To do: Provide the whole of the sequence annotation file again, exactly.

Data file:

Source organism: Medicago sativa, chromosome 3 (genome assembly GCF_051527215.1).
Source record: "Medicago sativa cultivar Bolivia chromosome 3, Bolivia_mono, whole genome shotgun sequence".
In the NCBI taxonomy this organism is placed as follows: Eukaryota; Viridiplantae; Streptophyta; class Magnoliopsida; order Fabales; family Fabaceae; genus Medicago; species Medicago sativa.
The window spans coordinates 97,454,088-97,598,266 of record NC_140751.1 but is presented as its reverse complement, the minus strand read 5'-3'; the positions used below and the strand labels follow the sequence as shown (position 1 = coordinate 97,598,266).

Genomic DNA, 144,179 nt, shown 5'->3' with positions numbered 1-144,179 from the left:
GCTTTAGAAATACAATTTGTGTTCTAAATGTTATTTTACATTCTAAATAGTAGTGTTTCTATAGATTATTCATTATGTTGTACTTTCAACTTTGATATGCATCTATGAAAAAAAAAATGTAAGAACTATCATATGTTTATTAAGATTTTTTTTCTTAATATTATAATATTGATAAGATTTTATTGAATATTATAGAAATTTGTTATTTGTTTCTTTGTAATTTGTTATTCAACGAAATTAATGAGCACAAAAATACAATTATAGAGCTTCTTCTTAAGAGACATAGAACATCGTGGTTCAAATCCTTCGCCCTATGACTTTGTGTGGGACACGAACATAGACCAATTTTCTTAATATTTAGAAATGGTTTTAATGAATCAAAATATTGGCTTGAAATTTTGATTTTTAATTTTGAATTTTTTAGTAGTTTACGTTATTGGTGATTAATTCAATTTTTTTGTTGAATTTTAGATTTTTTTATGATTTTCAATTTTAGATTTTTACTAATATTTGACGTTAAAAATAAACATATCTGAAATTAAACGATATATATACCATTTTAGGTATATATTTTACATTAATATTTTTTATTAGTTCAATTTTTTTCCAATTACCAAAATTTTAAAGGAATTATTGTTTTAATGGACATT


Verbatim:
Source organism: Medicago sativa, chromosome 3 (genome assembly GCF_051527215.1).
Source record: "Medicago sativa cultivar Bolivia chromosome 3, Bolivia_mono, whole genome shotgun sequence".
In the NCBI taxonomy this organism is placed as follows: Eukaryota; Viridiplantae; Streptophyta; class Magnoliopsida; order Fabales; family Fabaceae; genus Medicago; species Medicago sativa.
The window spans coordinates 97,454,088-97,598,266 of record NC_140751.1 but is presented as its reverse complement, the minus strand read 5'-3'; the positions used below and the strand labels follow the sequence as shown (position 1 = coordinate 97,598,266).

Genomic DNA, 144,179 nt, shown 5'->3' with positions numbered 1-144,179 from the left:
GCTTTAGAAATACAATTTGTGTTCTAAATGTTATTTTACATTCTAAATAGTAGTGTTTCTATAGATTATTCATTATGTTGTACTTTCAACTTTGATATGCATCTATGAAAAAAAAAATGTAAGAACTATCATATGTTTATTAAGATTTTTTTTCTTAATATTATAATATTGATAAGATTTTATTGAATATTATAGAAATTTGTTATTTGTTTCTTTGTAATTTGTTATTCAACGAAATTAATGAGCACAAAAATACAATTATAGAGCTTCTTCTTAAGAGACATAGAACATCGTGGTTCAAATCCTTCGCCCTATGACTTTGTGTGGGACACGAACATAGACCAATTTTCTTAATATTTAGAAATGGTTTTAATGAATCAAAATATTGGCTTGAAATTTTGATTTTTAATTTTGAATTTTTTAGTAGTTTACGTTATTGGTGATTAATTCAATTTTTTTGTTGAATTTTAGATTTTTTTATGATTTTCAATTTTAGATTTTTACTAATATTTGACGTTAAAAATAAACATATCTGAAATTAAACGATATATATACCATTTTAGGTATATATTTTACATTAATATTTTTTATTAGTTCAATTTTTTTCCAATTACCAAAATTTTAAAGGAATTATTGTTTTAATGGACATT